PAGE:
Rising food and fuel prices are on the minds of much of the world. These realities exist hand in hand. It takes lots of energy for the massive food production needed to sustain (and in many cases, fatten) over six billion human residents on this orb. Thus, it is futile to think the cost of one will be unrelated to the other. Alongside these very noticeable realities, though, there is another busy contributor to food production. It is the honey bee.

Consider the lowly honey bee. Actually, not many people do, and maybe understandably so. It isn’t even native to North America. About all most people know of the bee is of its painful sting and its sweet produce. More important than either of these is its role in the world’s agriculture.

Currently, there are approximately two and one half million “domesticated” hives of bees in the United States, that is, they are maintained in boxes called “hives.” “Domesticated” is a bit of a misnomer, because they are hardly “tame” and the sting still hurts! There are many other honey bees that live in the wild in trees and in other containers in which they establish a home. However, at least 90 percent of these “feral” bees have been eliminated over the last quarter century, primarily as a result of a variety of parasites, diseases and, quite possibly, pesticides.

Many fruits and vegetables are at least partially dependent on pollination by insects. Chief among those insects is the honey bee. Some crops, like the almond, are entirely dependent on insect pollination. It takes about a million hives of bees to pollinate California’s almond crop alone! Thus, for a number of weeks each year, fully 40 percent of all the domesticated bees in America are in almond groves. With most crops, there would be some harvest with fewer or no honey bees. In many cases, though, the quality and quantity of that harvest would be greatly reduced.

One might assume bee hives stay where they are placed. Such is hardly the case. Commercial beekeepers routinely lease their hives to agricultural interests and move the hives of bees from place to place in conjunction with a given “bloom.” Many hives are moved several times during the course of a year as spring comes earlier in the south than it does to the north. The commercial beekeeper rightly benefits from leasing the hives as well as from the honey harvest.

As a hobby beekeeper, I know a little of the challenges commercial beekeepers face. The bee world is filled with an array of enemies including parasites, fungus, disease, malnutrition, pesticides, immunodeficiency, electromagnetic radiation, the possible negative effects of genetically modified crops, the encroachment of Africanized bees in the far Southwest and the stress on bees coming from regularly moving them to new locales.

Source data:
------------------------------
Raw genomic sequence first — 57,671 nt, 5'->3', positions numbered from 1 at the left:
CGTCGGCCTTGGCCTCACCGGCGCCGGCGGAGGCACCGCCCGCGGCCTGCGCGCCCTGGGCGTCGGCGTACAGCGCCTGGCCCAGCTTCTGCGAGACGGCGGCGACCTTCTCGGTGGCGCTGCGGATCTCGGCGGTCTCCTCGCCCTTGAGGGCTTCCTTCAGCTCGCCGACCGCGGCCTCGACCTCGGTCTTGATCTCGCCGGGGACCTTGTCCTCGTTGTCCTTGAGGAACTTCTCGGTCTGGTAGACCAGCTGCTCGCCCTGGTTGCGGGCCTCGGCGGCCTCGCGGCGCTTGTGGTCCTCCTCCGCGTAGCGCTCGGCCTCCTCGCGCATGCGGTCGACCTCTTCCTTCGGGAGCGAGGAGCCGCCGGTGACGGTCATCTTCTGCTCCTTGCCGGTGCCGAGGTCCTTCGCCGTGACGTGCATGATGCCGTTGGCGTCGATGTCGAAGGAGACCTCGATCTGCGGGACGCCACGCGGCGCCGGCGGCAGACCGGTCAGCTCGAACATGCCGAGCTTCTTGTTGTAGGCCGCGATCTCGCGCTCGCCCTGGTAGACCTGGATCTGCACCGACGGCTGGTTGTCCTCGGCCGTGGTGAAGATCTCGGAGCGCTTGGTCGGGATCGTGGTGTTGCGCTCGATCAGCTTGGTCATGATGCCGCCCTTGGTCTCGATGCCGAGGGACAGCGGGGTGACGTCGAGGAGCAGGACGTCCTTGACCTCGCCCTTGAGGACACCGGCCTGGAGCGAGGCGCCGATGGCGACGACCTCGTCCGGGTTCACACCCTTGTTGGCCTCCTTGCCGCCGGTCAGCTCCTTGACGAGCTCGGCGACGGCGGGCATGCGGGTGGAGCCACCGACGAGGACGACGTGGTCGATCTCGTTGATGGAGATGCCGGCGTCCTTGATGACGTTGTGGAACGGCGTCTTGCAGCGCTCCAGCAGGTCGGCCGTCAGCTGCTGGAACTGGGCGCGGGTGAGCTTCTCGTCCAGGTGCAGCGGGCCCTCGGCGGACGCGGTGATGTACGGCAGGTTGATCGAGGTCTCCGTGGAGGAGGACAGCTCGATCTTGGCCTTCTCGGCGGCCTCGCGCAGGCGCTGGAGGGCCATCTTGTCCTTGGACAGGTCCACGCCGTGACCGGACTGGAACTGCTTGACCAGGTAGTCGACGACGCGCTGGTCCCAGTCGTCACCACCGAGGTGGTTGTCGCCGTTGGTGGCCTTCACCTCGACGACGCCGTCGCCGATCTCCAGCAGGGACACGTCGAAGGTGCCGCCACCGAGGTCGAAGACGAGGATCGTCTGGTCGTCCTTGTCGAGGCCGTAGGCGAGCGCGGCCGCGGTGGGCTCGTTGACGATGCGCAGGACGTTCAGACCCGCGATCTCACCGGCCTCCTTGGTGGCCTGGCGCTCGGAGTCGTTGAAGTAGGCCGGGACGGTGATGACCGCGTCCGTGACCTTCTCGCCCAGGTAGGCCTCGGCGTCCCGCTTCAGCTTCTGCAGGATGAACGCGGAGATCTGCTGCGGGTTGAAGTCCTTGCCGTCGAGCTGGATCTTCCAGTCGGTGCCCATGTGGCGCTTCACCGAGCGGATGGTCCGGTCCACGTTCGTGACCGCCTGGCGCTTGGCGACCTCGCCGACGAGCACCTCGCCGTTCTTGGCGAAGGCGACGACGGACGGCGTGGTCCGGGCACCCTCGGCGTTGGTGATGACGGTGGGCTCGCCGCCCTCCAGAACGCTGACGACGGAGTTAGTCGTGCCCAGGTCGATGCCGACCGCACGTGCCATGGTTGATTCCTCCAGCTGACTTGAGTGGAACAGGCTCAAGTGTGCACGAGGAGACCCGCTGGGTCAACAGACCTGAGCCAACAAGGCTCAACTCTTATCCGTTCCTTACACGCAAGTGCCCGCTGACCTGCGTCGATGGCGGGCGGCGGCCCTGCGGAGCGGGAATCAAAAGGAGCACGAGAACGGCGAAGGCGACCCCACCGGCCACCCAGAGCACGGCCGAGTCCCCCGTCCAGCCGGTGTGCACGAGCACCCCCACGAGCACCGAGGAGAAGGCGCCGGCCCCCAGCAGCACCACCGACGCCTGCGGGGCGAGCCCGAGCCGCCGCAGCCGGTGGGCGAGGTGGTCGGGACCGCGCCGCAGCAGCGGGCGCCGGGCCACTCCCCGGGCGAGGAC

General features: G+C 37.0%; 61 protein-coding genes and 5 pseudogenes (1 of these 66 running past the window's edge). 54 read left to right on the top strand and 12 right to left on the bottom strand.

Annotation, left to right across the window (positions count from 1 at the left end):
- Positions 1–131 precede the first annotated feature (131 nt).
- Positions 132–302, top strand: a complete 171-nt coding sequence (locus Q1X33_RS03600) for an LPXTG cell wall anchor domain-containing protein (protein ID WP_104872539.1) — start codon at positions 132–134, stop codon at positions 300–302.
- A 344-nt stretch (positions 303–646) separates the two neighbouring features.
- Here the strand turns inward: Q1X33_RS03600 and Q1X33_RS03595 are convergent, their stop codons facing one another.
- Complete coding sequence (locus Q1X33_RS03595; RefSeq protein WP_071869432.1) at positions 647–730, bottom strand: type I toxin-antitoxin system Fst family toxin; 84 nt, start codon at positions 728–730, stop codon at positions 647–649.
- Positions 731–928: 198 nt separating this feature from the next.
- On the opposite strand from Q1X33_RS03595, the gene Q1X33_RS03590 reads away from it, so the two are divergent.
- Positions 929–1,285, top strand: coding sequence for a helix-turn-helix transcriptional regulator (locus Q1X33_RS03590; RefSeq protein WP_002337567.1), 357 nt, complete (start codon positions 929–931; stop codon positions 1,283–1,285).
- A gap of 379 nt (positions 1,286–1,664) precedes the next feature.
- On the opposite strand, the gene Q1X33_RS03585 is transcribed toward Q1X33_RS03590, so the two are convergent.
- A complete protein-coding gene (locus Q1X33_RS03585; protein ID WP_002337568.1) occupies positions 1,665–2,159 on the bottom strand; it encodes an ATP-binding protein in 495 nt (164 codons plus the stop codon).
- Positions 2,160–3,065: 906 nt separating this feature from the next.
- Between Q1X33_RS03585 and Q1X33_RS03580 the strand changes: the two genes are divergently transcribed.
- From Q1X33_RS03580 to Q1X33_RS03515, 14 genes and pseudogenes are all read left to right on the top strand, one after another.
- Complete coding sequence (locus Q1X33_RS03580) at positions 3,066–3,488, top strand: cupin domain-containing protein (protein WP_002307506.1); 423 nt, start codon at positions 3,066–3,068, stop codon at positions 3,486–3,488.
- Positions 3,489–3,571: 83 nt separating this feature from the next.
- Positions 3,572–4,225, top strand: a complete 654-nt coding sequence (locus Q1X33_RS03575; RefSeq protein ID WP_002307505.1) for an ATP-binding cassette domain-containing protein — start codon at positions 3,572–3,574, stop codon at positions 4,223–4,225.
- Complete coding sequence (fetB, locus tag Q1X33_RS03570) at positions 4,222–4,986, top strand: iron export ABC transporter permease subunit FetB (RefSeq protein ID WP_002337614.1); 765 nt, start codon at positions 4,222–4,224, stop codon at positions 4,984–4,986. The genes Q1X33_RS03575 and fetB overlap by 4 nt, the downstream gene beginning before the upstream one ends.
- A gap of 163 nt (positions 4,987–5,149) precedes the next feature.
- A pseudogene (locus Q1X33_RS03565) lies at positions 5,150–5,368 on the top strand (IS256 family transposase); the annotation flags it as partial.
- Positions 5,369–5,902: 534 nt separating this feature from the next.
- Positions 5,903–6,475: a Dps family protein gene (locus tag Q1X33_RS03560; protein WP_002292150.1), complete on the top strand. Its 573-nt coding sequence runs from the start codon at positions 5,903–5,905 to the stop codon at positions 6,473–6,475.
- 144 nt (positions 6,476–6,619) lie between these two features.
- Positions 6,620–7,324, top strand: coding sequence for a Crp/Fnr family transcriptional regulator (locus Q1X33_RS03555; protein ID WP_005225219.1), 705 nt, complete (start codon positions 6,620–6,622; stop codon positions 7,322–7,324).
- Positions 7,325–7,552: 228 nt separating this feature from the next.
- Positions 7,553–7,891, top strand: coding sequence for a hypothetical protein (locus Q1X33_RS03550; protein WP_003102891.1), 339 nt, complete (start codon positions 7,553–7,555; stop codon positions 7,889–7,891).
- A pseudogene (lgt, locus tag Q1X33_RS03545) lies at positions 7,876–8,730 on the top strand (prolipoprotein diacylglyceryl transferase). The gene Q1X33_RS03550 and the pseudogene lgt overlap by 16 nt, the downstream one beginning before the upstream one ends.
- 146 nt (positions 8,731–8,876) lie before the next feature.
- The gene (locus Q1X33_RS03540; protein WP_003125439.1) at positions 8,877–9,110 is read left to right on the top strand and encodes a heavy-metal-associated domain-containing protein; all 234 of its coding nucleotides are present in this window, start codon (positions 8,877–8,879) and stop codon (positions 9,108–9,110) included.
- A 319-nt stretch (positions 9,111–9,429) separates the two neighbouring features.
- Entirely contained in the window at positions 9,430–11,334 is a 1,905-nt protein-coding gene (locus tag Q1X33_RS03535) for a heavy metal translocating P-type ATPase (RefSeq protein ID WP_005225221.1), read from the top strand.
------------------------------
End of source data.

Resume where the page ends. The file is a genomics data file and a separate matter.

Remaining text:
Some of us have heard of a new phenomenon called “Colony Collapse Disorder.” Mainly a problem in the far West, tens of thousands of colonies of bees are disappearing. “Apiarists” regularly find hives devoid of bees. This adds to the crisis of a honey bee shortage in America, a reality stemming from the above problems and the fact that many commercial beekeepers are retiring. At this point, there is no sure scientific evidence as to why CCD exists. The best rationale science can offer is that there are numerous potential reasons.

Rachel Carson’s 1962 book, Silent Spring, documented the negative effects of growing pesticide use, especially their impact on birds. The book posed the possibility of a spring when no birds would be present or singing. It is credited by some for helping to launch the modern environmental movement. To be sure, some progress has been made with regard to pesticide use. In fact, their use is a modern necessity if humans are to continue to depend on fewer and fewer people to produce more and more food on less and less land. Unjustified alarmism today can damage the environmental cause as does the indiscriminate use of pesticides.

As to CCD, I suspect the phenomenon is a result of a combination of parasites, pesticides and stress. Some parasites can inhabit a hive but cannot “hitch a ride” if the bees desert it.

Additionally, bees build their homes and produce their food from nature’s provisions. Since many such provisions contain pesticides, the accumulation of these chemicals may, over time, make the hive uninhabitable.

As silly as it may sound given that they are merely insects, if I were pestered by pests, poisoned by chemicals and being moved from place to place several times a year without my knowledge and against my will, I might say, “I’m outta here!” as well.

In either case, I pray that bees are not playing the role of the “canary in the mine,” announcing long before we sense it that the environment is nearing its limit of inhabitability.

Of all the factors threatening bees, pesticides may be the more manageable one. Some pesticides can and do negatively impact the presence, strength and functioning of honey bees.

That is not to say that all pesticides have the same effect. It is to emphasize the importance of our using common sense, solid scientific evidence, and sound ethics at every level in the food production system if the world plans to continue eating.

Beyond that, there is abounding evidence suggesting that if we humans don’t learn to live with, appropriately exploit, protect and even defend God’s other creatures, we or our descendents will, in time, likely be declining and/or perishing with them.

Reginald Warren is senior pastor at Orcutt Baptist Church in Newport News, Va.

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